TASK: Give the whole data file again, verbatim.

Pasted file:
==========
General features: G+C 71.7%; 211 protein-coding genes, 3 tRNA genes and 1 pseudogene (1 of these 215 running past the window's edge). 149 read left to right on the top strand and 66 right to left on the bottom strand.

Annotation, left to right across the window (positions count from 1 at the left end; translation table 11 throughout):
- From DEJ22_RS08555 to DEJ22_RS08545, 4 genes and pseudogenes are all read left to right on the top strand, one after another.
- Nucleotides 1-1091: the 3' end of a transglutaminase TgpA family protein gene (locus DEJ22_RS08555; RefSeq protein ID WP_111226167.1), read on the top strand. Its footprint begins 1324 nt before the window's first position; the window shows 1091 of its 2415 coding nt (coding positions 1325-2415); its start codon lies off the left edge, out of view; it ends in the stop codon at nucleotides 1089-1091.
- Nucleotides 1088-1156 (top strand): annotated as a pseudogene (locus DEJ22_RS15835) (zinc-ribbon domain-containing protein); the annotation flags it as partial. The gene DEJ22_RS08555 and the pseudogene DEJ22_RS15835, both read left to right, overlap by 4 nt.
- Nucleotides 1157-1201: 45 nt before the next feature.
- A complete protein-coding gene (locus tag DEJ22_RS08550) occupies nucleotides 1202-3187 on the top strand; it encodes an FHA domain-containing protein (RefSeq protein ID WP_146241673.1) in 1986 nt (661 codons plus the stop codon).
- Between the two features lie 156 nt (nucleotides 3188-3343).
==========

General features: G+C 71.7%; 211 protein-coding genes, 3 tRNA genes and 1 pseudogene (1 of these 215 running past the window's edge). 149 read left to right on the top strand and 66 right to left on the bottom strand.

Annotation, left to right across the window (positions count from 1 at the left end; translation table 11 throughout):
- From DEJ22_RS08555 to DEJ22_RS08545, 4 genes and pseudogenes are all read left to right on the top strand, one after another.
- Nucleotides 1-1091: the 3' end of a transglutaminase TgpA family protein gene (locus DEJ22_RS08555; RefSeq protein ID WP_111226167.1), read on the top strand. Its footprint begins 1324 nt before the window's first position; the window shows 1091 of its 2415 coding nt (coding positions 1325-2415); its start codon lies off the left edge, out of view; it ends in the stop codon at nucleotides 1089-1091.
- Nucleotides 1088-1156 (top strand): annotated as a pseudogene (locus DEJ22_RS15835) (zinc-ribbon domain-containing protein); the annotation flags it as partial. The gene DEJ22_RS08555 and the pseudogene DEJ22_RS15835, both read left to right, overlap by 4 nt.
- Nucleotides 1157-1201: 45 nt before the next feature.
- A complete protein-coding gene (locus tag DEJ22_RS08550) occupies nucleotides 1202-3187 on the top strand; it encodes an FHA domain-containing protein (RefSeq protein ID WP_146241673.1) in 1986 nt (661 codons plus the stop codon).
- Between the two features lie 156 nt (nucleotides 3188-3343).